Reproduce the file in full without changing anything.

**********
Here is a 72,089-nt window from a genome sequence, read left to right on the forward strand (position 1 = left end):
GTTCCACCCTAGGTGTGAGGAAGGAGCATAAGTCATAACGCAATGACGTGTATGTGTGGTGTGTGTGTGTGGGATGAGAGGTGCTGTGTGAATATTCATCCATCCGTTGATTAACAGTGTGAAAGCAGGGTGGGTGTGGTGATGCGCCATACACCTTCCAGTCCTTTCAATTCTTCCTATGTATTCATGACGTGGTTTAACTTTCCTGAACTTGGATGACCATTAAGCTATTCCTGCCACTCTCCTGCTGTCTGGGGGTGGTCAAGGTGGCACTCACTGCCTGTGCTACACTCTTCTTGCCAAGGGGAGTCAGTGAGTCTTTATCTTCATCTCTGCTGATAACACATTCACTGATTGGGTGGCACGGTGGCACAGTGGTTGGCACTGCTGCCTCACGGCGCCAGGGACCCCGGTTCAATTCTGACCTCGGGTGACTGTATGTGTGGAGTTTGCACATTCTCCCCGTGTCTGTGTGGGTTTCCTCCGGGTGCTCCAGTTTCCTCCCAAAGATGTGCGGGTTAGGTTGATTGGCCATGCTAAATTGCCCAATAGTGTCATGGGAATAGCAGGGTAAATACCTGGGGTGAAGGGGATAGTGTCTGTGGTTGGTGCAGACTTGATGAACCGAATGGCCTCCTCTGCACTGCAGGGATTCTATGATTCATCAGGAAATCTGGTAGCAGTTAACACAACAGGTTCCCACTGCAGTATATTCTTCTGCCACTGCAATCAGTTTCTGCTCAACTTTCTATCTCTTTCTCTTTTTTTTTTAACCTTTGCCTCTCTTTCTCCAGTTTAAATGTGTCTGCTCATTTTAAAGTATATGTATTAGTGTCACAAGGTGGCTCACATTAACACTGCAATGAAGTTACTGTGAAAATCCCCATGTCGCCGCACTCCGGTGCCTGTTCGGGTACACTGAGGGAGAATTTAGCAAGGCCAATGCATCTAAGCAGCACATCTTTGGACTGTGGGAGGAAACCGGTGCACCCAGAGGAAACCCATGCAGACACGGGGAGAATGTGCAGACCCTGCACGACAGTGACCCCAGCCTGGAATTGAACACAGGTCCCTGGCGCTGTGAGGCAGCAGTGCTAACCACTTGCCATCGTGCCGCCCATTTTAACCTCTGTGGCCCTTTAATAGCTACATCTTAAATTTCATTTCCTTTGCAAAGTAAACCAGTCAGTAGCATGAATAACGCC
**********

Here is a 72,089-nt window from a genome sequence, read left to right on the forward strand (position 1 = left end):
GTTCCACCCTAGGTGTGAGGAAGGAGCATAAGTCATAACGCAATGACGTGTATGTGTGGTGTGTGTGTGTGGGATGAGAGGTGCTGTGTGAATATTCATCCATCCGTTGATTAACAGTGTGAAAGCAGGGTGGGTGTGGTGATGCGCCATACACCTTCCAGTCCTTTCAATTCTTCCTATGTATTCATGACGTGGTTTAACTTTCCTGAACTTGGATGACCATTAAGCTATTCCTGCCACTCTCCTGCTGTCTGGGGGTGGTCAAGGTGGCACTCACTGCCTGTGCTACACTCTTCTTGCCAAGGGGAGTCAGTGAGTCTTTATCTTCATCTCTGCTGATAACACATTCACTGATTGGGTGGCACGGTGGCACAGTGGTTGGCACTGCTGCCTCACGGCGCCAGGGACCCCGGTTCAATTCTGACCTCGGGTGACTGTATGTGTGGAGTTTGCACATTCTCCCCGTGTCTGTGTGGGTTTCCTCCGGGTGCTCCAGTTTCCTCCCAAAGATGTGCGGGTTAGGTTGATTGGCCATGCTAAATTGCCCAATAGTGTCATGGGAATAGCAGGGTAAATACCTGGGGTGAAGGGGATAGTGTCTGTGGTTGGTGCAGACTTGATGAACCGAATGGCCTCCTCTGCACTGCAGGGATTCTATGATTCATCAGGAAATCTGGTAGCAGTTAACACAACAGGTTCCCACTGCAGTATATTCTTCTGCCACTGCAATCAGTTTCTGCTCAACTTTCTATCTCTTTCTCTTTTTTTTTTAACCTTTGCCTCTCTTTCTCCAGTTTAAATGTGTCTGCTCATTTTAAAGTATATGTATTAGTGTCACAAGGTGGCTCACATTAACACTGCAATGAAGTTACTGTGAAAATCCCCATGTCGCCGCACTCCGGTGCCTGTTCGGGTACACTGAGGGAGAATTTAGCAAGGCCAATGCATCTAAGCAGCACATCTTTGGACTGTGGGAGGAAACCGGTGCACCCAGAGGAAACCCATGCAGACACGGGGAGAATGTGCAGACCCTGCACGACAGTGACCCCAGCCTGGAATTGAACACAGGTCCCTGGCGCTGTGAGGCAGCAGTGCTAACCACTTGCCATCGTGCCGCCCATTTTAACCTCTGTGGCCCTTTAATAGCTACATCTTAAATTTCATTTCCTTTGCAAAGTAAACCAGTCAGTAGCATGAATAACGCC